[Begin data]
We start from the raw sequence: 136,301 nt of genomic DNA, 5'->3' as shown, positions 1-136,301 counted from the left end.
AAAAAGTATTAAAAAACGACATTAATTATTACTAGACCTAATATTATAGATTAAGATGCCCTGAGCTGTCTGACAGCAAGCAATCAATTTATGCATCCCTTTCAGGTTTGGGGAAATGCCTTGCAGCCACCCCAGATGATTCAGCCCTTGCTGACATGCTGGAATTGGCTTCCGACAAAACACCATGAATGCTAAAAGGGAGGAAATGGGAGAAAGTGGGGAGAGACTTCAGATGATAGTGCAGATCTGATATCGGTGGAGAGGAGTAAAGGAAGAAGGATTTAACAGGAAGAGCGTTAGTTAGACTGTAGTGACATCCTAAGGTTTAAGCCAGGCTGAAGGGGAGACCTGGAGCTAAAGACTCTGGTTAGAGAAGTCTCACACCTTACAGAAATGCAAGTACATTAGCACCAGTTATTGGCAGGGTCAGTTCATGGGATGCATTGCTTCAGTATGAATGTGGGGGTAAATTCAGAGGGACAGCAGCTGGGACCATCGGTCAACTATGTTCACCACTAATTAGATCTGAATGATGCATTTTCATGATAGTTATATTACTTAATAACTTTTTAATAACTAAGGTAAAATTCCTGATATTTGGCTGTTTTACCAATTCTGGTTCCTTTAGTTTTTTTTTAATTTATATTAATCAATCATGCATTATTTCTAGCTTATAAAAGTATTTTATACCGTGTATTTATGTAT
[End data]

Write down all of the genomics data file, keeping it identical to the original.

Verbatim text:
We start from the raw sequence: 136,301 nt of genomic DNA, 5'->3' as shown, positions 1-136,301 counted from the left end.
AAAAAGTATTAAAAAACGACATTAATTATTACTAGACCTAATATTATAGATTAAGATGCCCTGAGCTGTCTGACAGCAAGCAATCAATTTATGCATCCCTTTCAGGTTTGGGGAAATGCCTTGCAGCCACCCCAGATGATTCAGCCCTTGCTGACATGCTGGAATTGGCTTCCGACAAAACACCATGAATGCTAAAAGGGAGGAAATGGGAGAAAGTGGGGAGAGACTTCAGATGATAGTGCAGATCTGATATCGGTGGAGAGGAGTAAAGGAAGAAGGATTTAACAGGAAGAGCGTTAGTTAGACTGTAGTGACATCCTAAGGTTTAAGCCAGGCTGAAGGGGAGACCTGGAGCTAAAGACTCTGGTTAGAGAAGTCTCACACCTTACAGAAATGCAAGTACATTAGCACCAGTTATTGGCAGGGTCAGTTCATGGGATGCATTGCTTCAGTATGAATGTGGGGGTAAATTCAGAGGGACAGCAGCTGGGACCATCGGTCAACTATGTTCACCACTAATTAGATCTGAATGATGCATTTTCATGATAGTTATATTACTTAATAACTTTTTAATAACTAAGGTAAAATTCCTGATATTTGGCTGTTTTACCAATTCTGGTTCCTTTAGTTTTTTTTTAATTTATATTAATCAATCATGCATTATTTCTAGCTTATAAAAGTATTTTATACCGTGTATTTATGTAT